When Is the Best Time to Test?

When in the sequence of care for breast cancer is it important to do the testing? Can you give certain examples of situations where knowing the result of that genetic test actually impacts on the plan of care?

I would say that it's never too late. It's always helpful to know these results, even after the primary treatment of breast cancer, when most women survive and do very well. We need to think about how to take care of them in terms of second cancer risk in the future. But having said that, I think the ideal time to test is shortly after diagnosis of breast cancer and before surgery. Sometimes if the patient is found to have a high-risk mutation like BRCA1, that confers a higher risk of cancer happening again on the opposite breast. Some women might choose to do a double mastectomy instead of a lumpectomy, for example. They don't have to, and not every woman will, but it can be helpful to have that information before going into surgery. Increasingly we are seeing results of genetic tests influence our choice of medical therapies. The poly (ADP-ribose) polymerase (PARP) inhibitors were approved recently for treating advanced breast cancer, and they are in trials for early breast cancer.

Psychological Impact of Genetic Testing Results

What is the psychological impact and emotional load of hearing that one is a carrier of a mutation like BRCA1? What is it like when your patient is facing her own diagnosis and treatment, and learns that she is the carrier of a mutation and may have transmitted that to her sons and daughters?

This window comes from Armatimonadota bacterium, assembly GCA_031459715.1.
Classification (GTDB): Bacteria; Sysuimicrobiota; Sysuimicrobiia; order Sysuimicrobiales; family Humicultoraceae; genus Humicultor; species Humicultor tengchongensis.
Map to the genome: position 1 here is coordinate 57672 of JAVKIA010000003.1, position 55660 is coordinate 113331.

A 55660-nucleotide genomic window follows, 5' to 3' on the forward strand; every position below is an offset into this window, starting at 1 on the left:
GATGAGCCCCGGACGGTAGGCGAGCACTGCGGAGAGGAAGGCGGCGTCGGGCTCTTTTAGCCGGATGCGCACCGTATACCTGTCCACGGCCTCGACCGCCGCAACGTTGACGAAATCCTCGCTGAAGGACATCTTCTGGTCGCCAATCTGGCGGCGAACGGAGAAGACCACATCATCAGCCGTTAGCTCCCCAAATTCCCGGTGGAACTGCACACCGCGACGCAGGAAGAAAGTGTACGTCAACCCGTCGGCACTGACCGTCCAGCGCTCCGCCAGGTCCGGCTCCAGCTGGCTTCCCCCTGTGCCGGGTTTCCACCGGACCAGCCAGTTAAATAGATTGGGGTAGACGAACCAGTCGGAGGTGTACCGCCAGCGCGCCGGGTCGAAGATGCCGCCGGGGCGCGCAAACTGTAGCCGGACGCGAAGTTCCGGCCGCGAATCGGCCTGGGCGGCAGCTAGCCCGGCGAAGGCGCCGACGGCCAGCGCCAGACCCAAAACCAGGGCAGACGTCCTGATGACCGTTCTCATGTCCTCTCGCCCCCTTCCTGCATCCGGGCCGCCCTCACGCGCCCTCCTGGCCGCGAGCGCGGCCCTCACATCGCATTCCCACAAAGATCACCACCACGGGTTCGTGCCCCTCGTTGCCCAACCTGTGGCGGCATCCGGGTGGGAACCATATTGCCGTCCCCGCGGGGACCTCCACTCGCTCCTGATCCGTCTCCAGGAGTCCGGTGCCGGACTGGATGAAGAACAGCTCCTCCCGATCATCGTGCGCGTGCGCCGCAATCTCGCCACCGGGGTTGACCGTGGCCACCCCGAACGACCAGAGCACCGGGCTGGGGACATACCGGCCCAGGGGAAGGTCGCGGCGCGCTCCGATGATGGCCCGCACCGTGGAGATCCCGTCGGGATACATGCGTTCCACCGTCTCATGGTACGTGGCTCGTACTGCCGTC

It certainly is a lot to carry for a newly diagnosed patient. It's always a bad shock to be diagnosed with cancer, but often patients have had a suspicion that something was in the family. For example, a woman who has just been diagnosed with breast cancer may have seen other relatives be diagnosed. Believe it or not, sometimes it can be a relief to find the answer and know that this was something they had absolutely no role in causing—that it was something inherited, not something they did or did not do.

Despite being recently diagnosed, sometimes finding an answer about why the breast cancer happened can bring peace of mind. Certainly, there is a burden of knowing that relatives and siblings may have it and that children may have inherited it. Parents who passed it on may have complicated feelings as well. Often these are challenges for patients. Genetic counselors are trained to counsel about these issues, and we provide additional referrals as needed.

Early on when a patient has a positive test result (ie, a harmful mutation in BRCA1 or another gene), she may be worried about sharing this with her family, and relatives may not initially consider it good news. But ultimately, knowing about one's disease risk in advance is a gift. With advance warning, there are effective ways that we can prevent cancer or find it early, which leads to a much better outcome.